Many thanks to those who attended and helped at the Family Mass and BBQ on Sunday Evening.
Pope Francis has inaugurated the Year of Mercy on 8 December 2015. This offers the Church an opportunity to revisit the boundless mercy of the Heavenly Father who extends mercy to all those with open hearts. This mercy of the Heavenly Father has been made visible in the coming of Christ in human flesh. May this year be a time of reflection and renewal of heart as we ponder Jesus Christ, the face of the Father’s mercy.
Over 100 parishioners joined in the parish lunch on 22 November 2015 for the Feast of Christ the King. The occasion was an opportunity for the community to gather and enjoy each other's company. We were treated to a singalong and poetry. Some even stayed on for some hands of Euchre. Many thanks to those who joined in and to the many volunteers who contributed generously of their time and talent this year.
St Carthage's had the pleasure of welcoming talented singing group Prima Luce back to Lismore on Tuesday evening 20 October 2015. They treated listeners to pieces from their new CD Morning Star.
Listeners were impressed by their talent and encouraged to see young people appreciating the heritage of Sacred Music.
For a sample of Prima Luce's work please click here.
All Souls’ Day offers a marvellous opportunity to assist the poor souls in Purgatory. A plenary indulgence applied to the poor souls in purgatory is granted on this day to the faithful who visit a church or oratory and recite an Our Father and the Creed. St Mary’s Chapel will be open from 8am Mass until 6pm on All Souls’ for parishioners who wish to gain this indulgence.
Furthermore, a plenary indulgence applied to the poor souls in purgatory is granted to the faithful who on every day from the 1st to 8th of November visit a cemetery and pray for the faithful departed.
Scroll below for a concise clip explaining indulgences.
Briefly, an indulgence is a remission of the temporal penalty for sin whose guilt has already been forgiven. Indulgences have a foundation in Sacred Scripture. In Second Maccabees the soldier Judah takes up a collection: “He also took up a collection, man by man, to the amount of two thousand drachmas of silver, and sent it to Jerusalem to provide for a sin offering…he made atonement for the dead, that they might be delivered from their sin” (2 Macc 12:43, 45).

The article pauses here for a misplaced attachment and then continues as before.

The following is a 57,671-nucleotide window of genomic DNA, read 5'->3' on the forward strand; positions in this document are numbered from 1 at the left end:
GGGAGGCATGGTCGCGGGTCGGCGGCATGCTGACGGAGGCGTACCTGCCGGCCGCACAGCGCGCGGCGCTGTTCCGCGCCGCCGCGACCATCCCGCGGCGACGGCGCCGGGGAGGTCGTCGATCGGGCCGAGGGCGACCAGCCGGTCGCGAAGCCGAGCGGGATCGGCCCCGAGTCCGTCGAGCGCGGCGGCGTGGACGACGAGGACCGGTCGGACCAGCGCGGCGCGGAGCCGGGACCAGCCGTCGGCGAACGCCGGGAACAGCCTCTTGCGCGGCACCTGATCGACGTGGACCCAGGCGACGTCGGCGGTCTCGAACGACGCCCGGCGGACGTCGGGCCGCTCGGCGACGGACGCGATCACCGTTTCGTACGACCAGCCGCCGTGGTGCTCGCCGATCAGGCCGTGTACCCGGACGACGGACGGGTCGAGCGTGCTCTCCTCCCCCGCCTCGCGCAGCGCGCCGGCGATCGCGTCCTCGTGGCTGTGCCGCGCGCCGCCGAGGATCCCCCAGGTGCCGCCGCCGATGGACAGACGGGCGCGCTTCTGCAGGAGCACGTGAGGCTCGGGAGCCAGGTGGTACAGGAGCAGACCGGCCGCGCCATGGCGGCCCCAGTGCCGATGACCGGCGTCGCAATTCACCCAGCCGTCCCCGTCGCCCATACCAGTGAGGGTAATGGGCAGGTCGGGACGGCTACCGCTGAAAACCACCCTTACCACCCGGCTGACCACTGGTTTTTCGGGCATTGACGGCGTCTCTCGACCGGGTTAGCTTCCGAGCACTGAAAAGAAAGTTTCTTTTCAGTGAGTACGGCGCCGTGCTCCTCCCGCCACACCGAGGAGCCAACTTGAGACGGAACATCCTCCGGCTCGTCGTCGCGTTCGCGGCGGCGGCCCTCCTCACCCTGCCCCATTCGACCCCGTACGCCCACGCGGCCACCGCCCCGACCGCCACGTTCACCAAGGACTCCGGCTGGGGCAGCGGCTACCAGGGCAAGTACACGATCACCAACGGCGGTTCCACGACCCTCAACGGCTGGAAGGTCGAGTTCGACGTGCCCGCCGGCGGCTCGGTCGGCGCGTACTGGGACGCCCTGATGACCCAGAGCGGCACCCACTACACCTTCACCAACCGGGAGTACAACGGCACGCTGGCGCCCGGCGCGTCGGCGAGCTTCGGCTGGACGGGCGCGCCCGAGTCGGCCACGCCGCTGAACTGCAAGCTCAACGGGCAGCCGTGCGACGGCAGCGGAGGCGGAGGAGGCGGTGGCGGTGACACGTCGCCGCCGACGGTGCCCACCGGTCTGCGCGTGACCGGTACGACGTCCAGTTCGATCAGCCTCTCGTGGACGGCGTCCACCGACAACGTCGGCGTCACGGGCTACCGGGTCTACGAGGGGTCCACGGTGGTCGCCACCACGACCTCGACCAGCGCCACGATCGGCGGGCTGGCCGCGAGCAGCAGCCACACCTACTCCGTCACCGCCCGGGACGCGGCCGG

The conditions for a plenary indulgence are as follows (excerpt from Vatican document The Gift of the Indulgence):
3. To gain indulgences, whether plenary or partial, it is necessary that the faithful be in the state of grace at least at the time the indulgenced work is completed.
4. A plenary indulgence can be gained only once a day. In order to obtain it, the faithful must, in addition to being in the state of grace:
— have the interior disposition of complete detachment from sin, even venial sin;
— have sacramentally confessed their sins;
— receive the Holy Eucharist (it is certainly better to receive it while participating in Holy Mass, but for the indulgence only Holy Communion is required);
— pray for the intentions of the Supreme Pontiff.
5. It is appropriate, but not necessary, that the sacramental Confession and especially Holy Communion and the prayer for the Pope's intentions take place on the same day that the indulgenced work is performed; but it is sufficient that these sacred rites and prayers be carried out within several days (about 20) before or after the indulgenced act. Prayer for the Pope's intentions is left to the choice of the faithful, but an "Our Father" and a "Hail Mary" are suggested. One sacramental Confession suffices for several plenary indulgences, but a separate Holy Communion and a separate prayer for the Holy Father's intentions are required for each plenary indulgence.
We can be thankful that most Australians desire children to flourish and thrive. New research regularly confirms that the ideal environment in which children grow and develop is with their biological father and mother. The Australian Marriage Forum has produced a though-provoking clip on the topic:
This week St Carthage's had the pleasure of receiving an enthusiastic group of young people on a journey. The Crossroads Walkers are walking from Brisbane to Melbourne to raise awareness of the dignity of human life from conception until natural death. It was a pleasure to meet these delightful young people who were respectfully and joyfully witnessing to others. The members are updating their facebook page regularly. Feel free to have a look at: https://www.facebook.com/CrossroadsAustralia
"The family that prays together stays together". The saying has not lost its value and perhaps has become more important in contemporary times. Praying together as a family or group produces some good effects. Praying together promotes unity and cohesion. Members find it easier to forgive each other. To start praying together it may be helpful to start small. Choose a specific time and place and put aside competing priorities. One could choose to pray together for 10 minutes once per week as a start. Prayer time before the evening meal or before bedtime can work well. One could run a trial for say 6 weeks and observe the positive fruits in the life of the family. In this clip, Saint Mother Teresa of Culcutta speaks eloquently about the value of family prayer:
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